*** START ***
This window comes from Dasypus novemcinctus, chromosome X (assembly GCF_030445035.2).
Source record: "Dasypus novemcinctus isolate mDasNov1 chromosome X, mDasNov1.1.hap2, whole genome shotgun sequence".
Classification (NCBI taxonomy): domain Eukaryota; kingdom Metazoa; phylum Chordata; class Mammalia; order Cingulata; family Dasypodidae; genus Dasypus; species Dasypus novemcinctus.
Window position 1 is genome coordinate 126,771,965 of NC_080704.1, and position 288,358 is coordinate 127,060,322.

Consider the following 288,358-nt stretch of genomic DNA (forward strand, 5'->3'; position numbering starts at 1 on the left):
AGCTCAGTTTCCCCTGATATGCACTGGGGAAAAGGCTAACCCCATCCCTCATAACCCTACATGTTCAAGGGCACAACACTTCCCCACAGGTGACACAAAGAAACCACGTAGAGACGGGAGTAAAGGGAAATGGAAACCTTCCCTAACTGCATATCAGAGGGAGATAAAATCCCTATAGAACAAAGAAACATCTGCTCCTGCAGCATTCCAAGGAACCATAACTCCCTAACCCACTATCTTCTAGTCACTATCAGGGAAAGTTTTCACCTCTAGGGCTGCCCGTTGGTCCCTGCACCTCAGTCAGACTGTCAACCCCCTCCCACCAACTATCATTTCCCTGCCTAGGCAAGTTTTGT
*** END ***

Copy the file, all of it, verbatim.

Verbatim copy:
This window comes from Dasypus novemcinctus, chromosome X (assembly GCF_030445035.2).
Source record: "Dasypus novemcinctus isolate mDasNov1 chromosome X, mDasNov1.1.hap2, whole genome shotgun sequence".
Classification (NCBI taxonomy): domain Eukaryota; kingdom Metazoa; phylum Chordata; class Mammalia; order Cingulata; family Dasypodidae; genus Dasypus; species Dasypus novemcinctus.
Window position 1 is genome coordinate 126,771,965 of NC_080704.1, and position 288,358 is coordinate 127,060,322.

Consider the following 288,358-nt stretch of genomic DNA (forward strand, 5'->3'; position numbering starts at 1 on the left):
AGCTCAGTTTCCCCTGATATGCACTGGGGAAAAGGCTAACCCCATCCCTCATAACCCTACATGTTCAAGGGCACAACACTTCCCCACAGGTGACACAAAGAAACCACGTAGAGACGGGAGTAAAGGGAAATGGAAACCTTCCCTAACTGCATATCAGAGGGAGATAAAATCCCTATAGAACAAAGAAACATCTGCTCCTGCAGCATTCCAAGGAACCATAACTCCCTAACCCACTATCTTCTAGTCACTATCAGGGAAAGTTTTCACCTCTAGGGCTGCCCGTTGGTCCCTGCACCTCAGTCAGACTGTCAACCCCCTCCCACCAACTATCATTTCCCTGCCTAGGCAAGTTTTGT